The design elements were really cool. A lot had to do with the beauty of the house, the way it’s designed—it’s really well done. The personal artifacts made it feel special. It felt like it could be featured in AD [Architectural Digest]. There was a lot of stuff to it that felt really cool.
What stood out to you from a design perspective? Did it feel like the house was very much of the place?
It’s a mix of design elements. It was giving Mexico, but it was also giving a Moroccan/Tunisian/North African vibe. It didn’t feel like it was a conflict. It made sense for the area and the terrain.
What was your day-to-day like at Casa Mila?
I was still on New York time so I’d get up pretty early, by 5:45 or 6AM, and go straight to the rooftop, take in the sunrise, and read until about 7 or 7:30. Then I would go for a little workout on the beach, and around that time my friends were getting up.
They’d be setting up their computers. It looked like a co-working space for most of the afternoons. They were taking phone calls, doing meetings. It was nice that we were able to still work.
In the mornings, we’d do a coffee run. There is a really beautiful space, Taller 17, which has coffee and baked goods. Then we’d come back, chill at the house until about noon, and then cruise around to go get lunch somewhere and hit the beach for a little bit, walk around town.
Most times we would come back to the house and take in the sunset on the roof or by the pool and then chill at the house for a bit and go back out for dinner, go get drinks, and see what was happening in town.
“Just being able to see how the light changes throughout the day–that shift from pale blue to warm orange. That burnt sky look was very beautiful.”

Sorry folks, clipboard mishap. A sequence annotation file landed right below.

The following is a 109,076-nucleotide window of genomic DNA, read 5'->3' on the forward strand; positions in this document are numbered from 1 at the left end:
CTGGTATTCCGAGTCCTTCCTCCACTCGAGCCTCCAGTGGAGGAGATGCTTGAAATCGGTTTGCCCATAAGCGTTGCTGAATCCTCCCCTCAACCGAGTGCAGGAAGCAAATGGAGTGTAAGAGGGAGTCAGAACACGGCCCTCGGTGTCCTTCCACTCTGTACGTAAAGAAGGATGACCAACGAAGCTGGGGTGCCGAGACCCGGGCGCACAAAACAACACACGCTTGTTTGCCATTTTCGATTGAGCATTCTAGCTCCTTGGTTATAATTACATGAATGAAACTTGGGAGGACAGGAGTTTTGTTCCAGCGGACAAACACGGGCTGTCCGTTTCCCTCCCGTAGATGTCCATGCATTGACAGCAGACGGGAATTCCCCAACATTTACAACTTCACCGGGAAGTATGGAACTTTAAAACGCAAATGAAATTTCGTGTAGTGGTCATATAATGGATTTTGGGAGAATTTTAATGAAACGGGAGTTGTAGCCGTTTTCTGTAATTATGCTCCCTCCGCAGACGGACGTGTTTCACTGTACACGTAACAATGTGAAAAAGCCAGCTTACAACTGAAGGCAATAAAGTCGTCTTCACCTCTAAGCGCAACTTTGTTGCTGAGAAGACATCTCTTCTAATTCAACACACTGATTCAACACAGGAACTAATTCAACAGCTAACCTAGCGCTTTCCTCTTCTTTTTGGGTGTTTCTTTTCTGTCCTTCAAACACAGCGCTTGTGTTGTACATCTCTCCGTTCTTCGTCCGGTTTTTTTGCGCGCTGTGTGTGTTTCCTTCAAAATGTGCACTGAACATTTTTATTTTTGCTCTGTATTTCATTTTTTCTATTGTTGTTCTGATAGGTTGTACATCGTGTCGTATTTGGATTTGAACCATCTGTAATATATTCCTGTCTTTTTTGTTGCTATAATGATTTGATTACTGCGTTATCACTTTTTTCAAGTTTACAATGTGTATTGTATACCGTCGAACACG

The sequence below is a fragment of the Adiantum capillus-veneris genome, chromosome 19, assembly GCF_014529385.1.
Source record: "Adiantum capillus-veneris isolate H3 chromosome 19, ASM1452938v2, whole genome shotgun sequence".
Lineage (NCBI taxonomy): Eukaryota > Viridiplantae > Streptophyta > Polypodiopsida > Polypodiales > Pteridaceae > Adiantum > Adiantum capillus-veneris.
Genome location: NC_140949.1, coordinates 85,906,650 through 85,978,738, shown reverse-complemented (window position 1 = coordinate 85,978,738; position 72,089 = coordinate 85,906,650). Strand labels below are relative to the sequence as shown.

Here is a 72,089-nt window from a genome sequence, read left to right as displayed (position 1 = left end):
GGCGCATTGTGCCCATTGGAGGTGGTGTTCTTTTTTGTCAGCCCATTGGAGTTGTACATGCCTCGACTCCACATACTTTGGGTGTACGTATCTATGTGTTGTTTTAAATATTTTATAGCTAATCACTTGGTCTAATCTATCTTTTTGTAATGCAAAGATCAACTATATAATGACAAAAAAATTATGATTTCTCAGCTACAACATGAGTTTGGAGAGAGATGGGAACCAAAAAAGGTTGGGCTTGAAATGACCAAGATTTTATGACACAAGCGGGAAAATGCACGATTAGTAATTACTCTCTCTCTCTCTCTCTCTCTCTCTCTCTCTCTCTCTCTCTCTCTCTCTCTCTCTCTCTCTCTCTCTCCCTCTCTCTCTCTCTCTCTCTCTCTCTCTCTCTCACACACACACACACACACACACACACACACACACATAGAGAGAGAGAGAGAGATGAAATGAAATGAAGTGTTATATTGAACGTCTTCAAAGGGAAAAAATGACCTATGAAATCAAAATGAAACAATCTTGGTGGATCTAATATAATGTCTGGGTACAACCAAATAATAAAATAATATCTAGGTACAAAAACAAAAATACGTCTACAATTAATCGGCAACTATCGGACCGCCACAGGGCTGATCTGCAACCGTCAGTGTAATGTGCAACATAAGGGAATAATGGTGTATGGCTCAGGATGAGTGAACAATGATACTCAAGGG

Seems like you’re pretty attuned to the food scene. What was happening there from a culinary perspective?
There’s a bit of that chi-chi, hippie element, but I was able to find a lot of cool, authentic Baja restaurants, Sinaloan restaurants—a lot of different Mexican cuisine. There was a lot of fresh seafood. There was a really nice market in town which carried a lot of fruits and vegetables, provisions that you can cook with, so we made a few stops there.
There are a couple spots that are really great. There is a farm-to-table restaurant called Jazamango. There are so many lunchtime spots or even dinner spots that were just very simple: ceviche, aguachile, fish tacos, shrimp tacos, scallops, all that stuff. There was a really cool natural wine bar called La Confianza, that I thought was really cool.
What was your experience shooting there?
It was really beautiful—there was a lot for my eye to discover. Most of my focus was shooting in and around Casa Mila. I felt excited to shoot and pick up my camera. I loved the way the light hit the space, the way the sun set perfectly in line with the view from the house. Just being able to see how the light changes throughout the day—that shift from pale blue to warm orange, that burnt sky look was very beautiful.
It sounds like you ventured out with the camera some. What were some of those moments that stood out?
Because I wasn’t familiar with the area and terrain, I didn’t really bring my big cameras out, but even just shooting on the iPhone I got great images. There is a large stretch of untouched, pristine beach with these large rocks. You couldn’t even see the water. It felt like it could be in the Middle East, North Africa, a lot of different places. I thought that was really cool. I posted a few photos, and friends were like, "Are you in Dune? This is crazy."
STAY: Casa Mila
DRINK: La Confianza
All photographs: courtesy of Brad Ogbonna